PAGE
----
The processing means 622 may generally handle the data and establish the related control signals based on control logic that is typically in software format stored in memory 624. The memory 624 may refer to a number of separate memory chips or a memory that is integral with the processing means 622. The software may be run on top of an operating system that is optionally Linux™- based.

Item 632 refers to different elements controlled by the means 622, such as motor(s), related ESC(s), control surfaces that may be e.g. servo-adjusted, and/or potential further actuators.

A number of wireless, typically radio frequency (RF) such as GHz range, transmitters, receivers and/or transceivers 626 following a selected communication scheme or standard may be provided for communication with e.g. control system or station(s) 634, which in a simple scenario refers to a hand-held controller apparatus, or other entities. Technology-wise the communication may implement a selected spread spectrum technique, for example. In some embodiments, one or more of the elements 626 may be configured to preferably wirelessly communicate with the module 201 and specifically, a compatible communication interface thereat directly, i.e. not through connector 108, 208 -based interface. In such variation of the present invention the physical interface between the module 201 and vehicle 101 may be mechanical only, or the wireless interface may additionally back up or complement failing or insufficient electrical one provided by the connectors 108, 208. In some embodiments, communication to/from a number of external elements not even physically connected to the vehicle 101 may be effectuated with reference to e.g. ground or airborne radio beacons, base stations or fellow aerial vehicles including e.g. UAVs. This may take place in addition to the aforesaid satellite signal reception or control signal reception from a control station 634, the latter typically taking placing either directly or via a number of intermediate elements such as signal conveying transceiver stations (e.g. repeaters or base stations).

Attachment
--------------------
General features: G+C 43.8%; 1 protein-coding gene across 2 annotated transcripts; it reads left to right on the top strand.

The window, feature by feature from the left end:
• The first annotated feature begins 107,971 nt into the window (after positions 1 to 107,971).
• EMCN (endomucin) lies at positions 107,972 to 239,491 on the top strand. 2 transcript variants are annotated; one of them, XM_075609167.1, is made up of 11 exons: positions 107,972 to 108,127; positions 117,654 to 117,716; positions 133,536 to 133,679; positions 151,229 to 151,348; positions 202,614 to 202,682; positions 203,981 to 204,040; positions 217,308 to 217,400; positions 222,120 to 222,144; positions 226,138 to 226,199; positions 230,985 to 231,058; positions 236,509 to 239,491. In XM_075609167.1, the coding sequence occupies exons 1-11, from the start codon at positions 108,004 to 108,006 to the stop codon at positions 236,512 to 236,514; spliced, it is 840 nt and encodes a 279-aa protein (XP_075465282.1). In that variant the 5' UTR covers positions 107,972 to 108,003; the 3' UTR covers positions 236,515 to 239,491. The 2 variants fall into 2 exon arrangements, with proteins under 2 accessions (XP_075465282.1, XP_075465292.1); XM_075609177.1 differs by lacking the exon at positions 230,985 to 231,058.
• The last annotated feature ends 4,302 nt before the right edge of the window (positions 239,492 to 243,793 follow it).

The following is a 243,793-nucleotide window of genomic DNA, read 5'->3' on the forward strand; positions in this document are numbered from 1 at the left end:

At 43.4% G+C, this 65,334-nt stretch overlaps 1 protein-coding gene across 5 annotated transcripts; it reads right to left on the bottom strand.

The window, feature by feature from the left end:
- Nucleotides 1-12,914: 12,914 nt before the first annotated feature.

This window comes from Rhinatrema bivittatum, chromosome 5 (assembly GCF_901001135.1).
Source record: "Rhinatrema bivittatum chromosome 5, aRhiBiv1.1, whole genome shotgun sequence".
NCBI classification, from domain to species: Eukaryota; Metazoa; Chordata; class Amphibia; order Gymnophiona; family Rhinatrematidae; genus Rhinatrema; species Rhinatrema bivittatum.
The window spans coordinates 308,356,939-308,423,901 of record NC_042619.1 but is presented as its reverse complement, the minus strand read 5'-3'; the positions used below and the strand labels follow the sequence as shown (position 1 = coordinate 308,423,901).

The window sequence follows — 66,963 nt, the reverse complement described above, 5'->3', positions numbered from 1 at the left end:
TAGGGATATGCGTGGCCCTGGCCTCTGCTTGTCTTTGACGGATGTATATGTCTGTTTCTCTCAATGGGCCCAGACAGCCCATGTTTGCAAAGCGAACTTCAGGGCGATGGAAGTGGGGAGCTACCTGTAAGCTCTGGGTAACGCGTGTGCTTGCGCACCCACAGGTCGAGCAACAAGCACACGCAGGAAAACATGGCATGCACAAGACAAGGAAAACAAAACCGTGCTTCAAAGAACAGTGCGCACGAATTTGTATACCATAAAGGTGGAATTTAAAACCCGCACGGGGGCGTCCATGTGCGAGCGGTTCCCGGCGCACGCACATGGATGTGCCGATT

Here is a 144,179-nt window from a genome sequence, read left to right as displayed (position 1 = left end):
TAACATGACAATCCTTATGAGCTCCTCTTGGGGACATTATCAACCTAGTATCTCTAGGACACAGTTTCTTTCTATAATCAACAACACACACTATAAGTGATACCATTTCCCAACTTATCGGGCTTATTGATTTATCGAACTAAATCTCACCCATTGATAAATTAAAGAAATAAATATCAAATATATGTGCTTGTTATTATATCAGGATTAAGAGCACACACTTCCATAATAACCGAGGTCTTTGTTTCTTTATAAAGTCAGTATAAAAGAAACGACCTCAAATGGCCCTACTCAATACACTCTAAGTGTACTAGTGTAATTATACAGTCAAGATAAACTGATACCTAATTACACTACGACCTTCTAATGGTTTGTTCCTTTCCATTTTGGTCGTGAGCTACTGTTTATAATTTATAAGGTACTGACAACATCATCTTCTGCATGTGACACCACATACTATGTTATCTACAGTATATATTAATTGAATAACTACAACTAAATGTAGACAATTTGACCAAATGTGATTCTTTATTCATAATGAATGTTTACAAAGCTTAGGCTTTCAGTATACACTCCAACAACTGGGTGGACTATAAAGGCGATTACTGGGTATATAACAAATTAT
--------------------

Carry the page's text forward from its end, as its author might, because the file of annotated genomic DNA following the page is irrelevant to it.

In some embodiments, the features 626 may include e.g. Bluetooth ™ or Bluetooth low energy™ compliant or based communication element. Alternatively e.g. wireless LAN (local area network) communication may be supported. Yet, the features 626 may include a wireless tag, tag reader and/or transceiver, such as related NFC (Near-Field Communication) compliant element, for data transfer with external elements or the connected module 201 , or some other onboard element.

The vehicle 101 includes at least one instance of an embodiment of a vehicle end connector 108 described herein for connecting to at least one module 201 and specifically, compatible connector 208 thereof.

Via the connectors 108, 208 the vehicle 101 thus obtains e.g. at processing means 622 useful information provided by the circuit 530 regarding the module 201 such as data on weight, weight distribution, dimensions, length, width, thickness, operation requirements, environmental operation requirements, identifier, unique identifier, serial number, manufacturer identifier, class, type, model, power requirements, included sensor, actuator or other technical functionality, parameter control range, and/or supported communication technique or standard.

Accordingly, the operation of the vehicle 101 may be adapted, basically optimized, as the module 201 characteristics are better known. Generally, e.g. a compensation type adaptation may occur to take the changed flight characteristics (e.g. aerodynamics, weight and/or weigh distribution) into account due to module 201 installation. Additionally, the characterizing data may be stored e.g. in memory 624 for logging purposes and optionally signaled forward either immediately or afterwards e.g. towards the control station 634.

The adaptation may involve control of e.g. motor power or motor power bias having regard to at least one motor of the vehicle, take off power of motor, deflection of control surface, e.g. deflection of wing, aileron, elevator, rudder, spoiler, air brake, blade, and/or rotor, flap position, leveling, rotation, tilt, translational motion and/or inertial navigation or related control.